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Aubrey Mallalieu

From Wikipedia, the free encyclopedia

Aubrey Mallalieu
Born(1873-06-08)8 June 1873
Died28 May 1948(1948-05-28) (aged 74)
Years active1890s? – 1948

Aubrey Mallalieu (8 June 1873 – 28 May 1948) was an English actor with a prolific career in supporting roles in films in the 1930s and 1940s.

Mallalieu began life as George William Mallalieu, the son of William Mallalieu (c. 1845–1927), a well-known stage comedian, and his wife Margaret Ellen Smith. He had a sister called Polly who corresponded with Lewis Carroll in the 1890s. He adopted the stage name of Aubrey early in his acting career.[1]

Information is scant on Mallalieu's pre-film career, but he is believed to have had a lengthy stage career before making the move into films. Archive sources available in New Zealand indicate that he spent a considerable number of years touring with stage companies in that country and Australia in the 1900s and 1910s.[2][3]

In December 1912 Mallalieu was touring Australia with Leal Douglas in a piece called “Feed the Brute”.[4] The two formed a company and took it on a tour of South Africa, and then in May 1913 they travelled together to England on the SS Ballarat, when The Era reported that Mallalieu was returning after an absence of five years.[5]

Mallalieu may also have played supporting roles during the silent film era in Britain, but no named credits have been located as it was rare for supporting players to be name-checked at this period.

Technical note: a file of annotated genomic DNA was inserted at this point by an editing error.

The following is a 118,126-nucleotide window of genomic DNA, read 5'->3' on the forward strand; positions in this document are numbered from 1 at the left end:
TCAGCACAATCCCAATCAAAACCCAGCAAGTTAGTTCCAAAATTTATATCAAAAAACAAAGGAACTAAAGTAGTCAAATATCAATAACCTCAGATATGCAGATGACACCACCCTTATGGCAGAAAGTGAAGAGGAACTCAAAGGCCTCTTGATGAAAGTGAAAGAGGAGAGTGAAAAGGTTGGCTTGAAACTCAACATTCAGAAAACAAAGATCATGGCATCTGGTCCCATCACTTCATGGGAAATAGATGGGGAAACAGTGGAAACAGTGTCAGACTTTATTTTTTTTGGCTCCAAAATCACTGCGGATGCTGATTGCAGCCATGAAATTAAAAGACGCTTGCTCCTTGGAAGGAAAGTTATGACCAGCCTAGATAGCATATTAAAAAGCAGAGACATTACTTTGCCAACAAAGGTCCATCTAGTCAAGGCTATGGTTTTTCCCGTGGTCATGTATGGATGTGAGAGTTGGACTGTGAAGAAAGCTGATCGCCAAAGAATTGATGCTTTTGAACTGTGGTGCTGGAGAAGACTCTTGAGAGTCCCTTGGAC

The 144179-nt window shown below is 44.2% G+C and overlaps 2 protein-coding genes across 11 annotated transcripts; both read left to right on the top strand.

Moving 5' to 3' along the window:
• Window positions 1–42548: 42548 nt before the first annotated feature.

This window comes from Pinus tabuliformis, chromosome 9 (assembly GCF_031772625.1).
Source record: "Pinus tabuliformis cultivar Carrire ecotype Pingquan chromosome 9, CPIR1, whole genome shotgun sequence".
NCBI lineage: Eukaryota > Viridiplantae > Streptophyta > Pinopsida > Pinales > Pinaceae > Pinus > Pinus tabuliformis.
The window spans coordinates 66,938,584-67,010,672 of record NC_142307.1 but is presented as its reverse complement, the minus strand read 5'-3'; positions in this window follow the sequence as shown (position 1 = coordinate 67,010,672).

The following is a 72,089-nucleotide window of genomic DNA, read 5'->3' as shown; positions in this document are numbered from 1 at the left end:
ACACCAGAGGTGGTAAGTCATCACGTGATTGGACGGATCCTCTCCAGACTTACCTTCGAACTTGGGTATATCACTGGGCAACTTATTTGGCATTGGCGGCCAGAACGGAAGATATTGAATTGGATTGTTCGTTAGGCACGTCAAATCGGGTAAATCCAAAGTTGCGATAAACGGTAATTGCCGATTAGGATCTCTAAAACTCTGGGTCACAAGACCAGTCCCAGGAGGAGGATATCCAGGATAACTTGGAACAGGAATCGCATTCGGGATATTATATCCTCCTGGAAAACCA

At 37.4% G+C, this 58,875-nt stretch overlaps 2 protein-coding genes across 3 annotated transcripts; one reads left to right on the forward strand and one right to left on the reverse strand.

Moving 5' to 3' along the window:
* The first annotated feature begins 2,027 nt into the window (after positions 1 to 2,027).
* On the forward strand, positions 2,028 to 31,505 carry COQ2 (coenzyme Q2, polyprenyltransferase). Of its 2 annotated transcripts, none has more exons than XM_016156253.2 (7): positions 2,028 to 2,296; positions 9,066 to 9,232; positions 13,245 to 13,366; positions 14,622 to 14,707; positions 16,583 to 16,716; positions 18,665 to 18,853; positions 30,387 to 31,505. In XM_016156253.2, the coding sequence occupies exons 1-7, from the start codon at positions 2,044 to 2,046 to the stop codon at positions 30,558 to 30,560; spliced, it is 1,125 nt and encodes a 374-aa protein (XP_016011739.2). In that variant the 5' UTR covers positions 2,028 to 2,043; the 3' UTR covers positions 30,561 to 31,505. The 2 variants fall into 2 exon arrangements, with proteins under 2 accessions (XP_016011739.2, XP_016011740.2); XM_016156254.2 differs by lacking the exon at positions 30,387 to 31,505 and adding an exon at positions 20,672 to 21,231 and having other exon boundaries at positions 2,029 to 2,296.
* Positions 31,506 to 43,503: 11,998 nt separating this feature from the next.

Mallalieu's first named film credit dates from 1934, and thereafter he accumulated 115 screen appearances before his death in 1948. These were overwhelmingly minor roles, many in quota quickies and B films, although Mallalieu also played in a considerable number of prestigious and well-known productions such as The Stars Look Down (1940), The Young Mr. Pitt (1942), For You Alone (1945), The Wicked Lady (1945), Frieda (1947) and The Winslow Boy (1948).

Selected filmography


  1. ^ Lewis Carroll, Morton Norton Cohen, Roger Lancelyn Green, The letters of Lewis Carroll, Volumes 1-2 (Oxford University Press, 1979), p. 864
  2. ^ "Theatrical and Musical Notes" Otago Witness, 23-08-1905. Retrieved 22-08-2010
  3. ^ "Entertainments" Wellington Evening Post, 01-04-1911. Retrieved 22-08-2010
  4. ^ Public Notices in Townsville Daily Bulletin, 11 December 1912, p. 1; “Direct from Harry Rickards's Theatres. AUBREY MALLALIEU and LEAL DOUGLAS. In their latest Success Entitled. FEED THE BRUTE.
  5. ^ “Variety Gossip” in The Era (London, England), 24 May 1913, p. 1: “Mr. Aubrey Mallalieu, after an absence five years, is returning to England on the Ballarat, due to arrive to-day.... appeared with his own company in the leading variety theatres in South Africa, supported by the clever Australian actress, Miss Leal Douglas, who accompanies Mr. Mallalieu to England, and will resume work after a much needed rest.”

External links

This page was last edited on 14 May 2023, at 16:56
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